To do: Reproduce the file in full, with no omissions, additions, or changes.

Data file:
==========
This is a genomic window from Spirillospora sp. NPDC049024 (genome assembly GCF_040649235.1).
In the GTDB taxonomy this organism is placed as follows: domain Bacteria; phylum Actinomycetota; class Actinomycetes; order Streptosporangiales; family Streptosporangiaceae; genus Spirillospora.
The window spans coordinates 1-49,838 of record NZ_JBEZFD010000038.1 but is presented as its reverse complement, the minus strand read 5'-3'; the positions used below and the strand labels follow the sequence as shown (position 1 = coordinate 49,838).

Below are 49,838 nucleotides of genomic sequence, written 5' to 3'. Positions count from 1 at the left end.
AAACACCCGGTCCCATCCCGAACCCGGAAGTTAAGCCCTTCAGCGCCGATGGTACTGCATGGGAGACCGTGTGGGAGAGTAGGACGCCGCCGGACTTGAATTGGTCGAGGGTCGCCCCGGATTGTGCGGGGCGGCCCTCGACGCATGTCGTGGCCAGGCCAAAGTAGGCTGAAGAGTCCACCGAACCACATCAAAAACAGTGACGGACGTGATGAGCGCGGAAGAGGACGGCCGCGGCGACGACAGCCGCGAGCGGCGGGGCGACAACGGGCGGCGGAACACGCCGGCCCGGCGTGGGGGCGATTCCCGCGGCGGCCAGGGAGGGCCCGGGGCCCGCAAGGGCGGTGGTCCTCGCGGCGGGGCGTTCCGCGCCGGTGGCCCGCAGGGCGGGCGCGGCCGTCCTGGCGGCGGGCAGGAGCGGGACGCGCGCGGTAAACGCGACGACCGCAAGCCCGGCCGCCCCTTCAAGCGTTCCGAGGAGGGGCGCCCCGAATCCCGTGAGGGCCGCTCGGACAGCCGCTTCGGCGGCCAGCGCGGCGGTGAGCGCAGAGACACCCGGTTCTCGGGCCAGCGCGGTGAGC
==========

This is a genomic window from Spirillospora sp. NPDC049024 (genome assembly GCF_040649235.1).
In the GTDB taxonomy this organism is placed as follows: domain Bacteria; phylum Actinomycetota; class Actinomycetes; order Streptosporangiales; family Streptosporangiaceae; genus Spirillospora.
The window spans coordinates 1-49,838 of record NZ_JBEZFD010000038.1 but is presented as its reverse complement, the minus strand read 5'-3'; the positions used below and the strand labels follow the sequence as shown (position 1 = coordinate 49,838).

Below are 49,838 nucleotides of genomic sequence, written 5' to 3'. Positions count from 1 at the left end.
AAACACCCGGTCCCATCCCGAACCCGGAAGTTAAGCCCTTCAGCGCCGATGGTACTGCATGGGAGACCGTGTGGGAGAGTAGGACGCCGCCGGACTTGAATTGGTCGAGGGTCGCCCCGGATTGTGCGGGGCGGCCCTCGACGCATGTCGTGGCCAGGCCAAAGTAGGCTGAAGAGTCCACCGAACCACATCAAAAACAGTGACGGACGTGATGAGCGCGGAAGAGGACGGCCGCGGCGACGACAGCCGCGAGCGGCGGGGCGACAACGGGCGGCGGAACACGCCGGCCCGGCGTGGGGGCGATTCCCGCGGCGGCCAGGGAGGGCCCGGGGCCCGCAAGGGCGGTGGTCCTCGCGGCGGGGCGTTCCGCGCCGGTGGCCCGCAGGGCGGGCGCGGCCGTCCTGGCGGCGGGCAGGAGCGGGACGCGCGCGGTAAACGCGACGACCGCAAGCCCGGCCGCCCCTTCAAGCGTTCCGAGGAGGGGCGCCCCGAATCCCGTGAGGGCCGCTCGGACAGCCGCTTCGGCGGCCAGCGCGGCGGTGAGCGCAGAGACACCCGGTTCTCGGGCCAGCGCGGTGAGC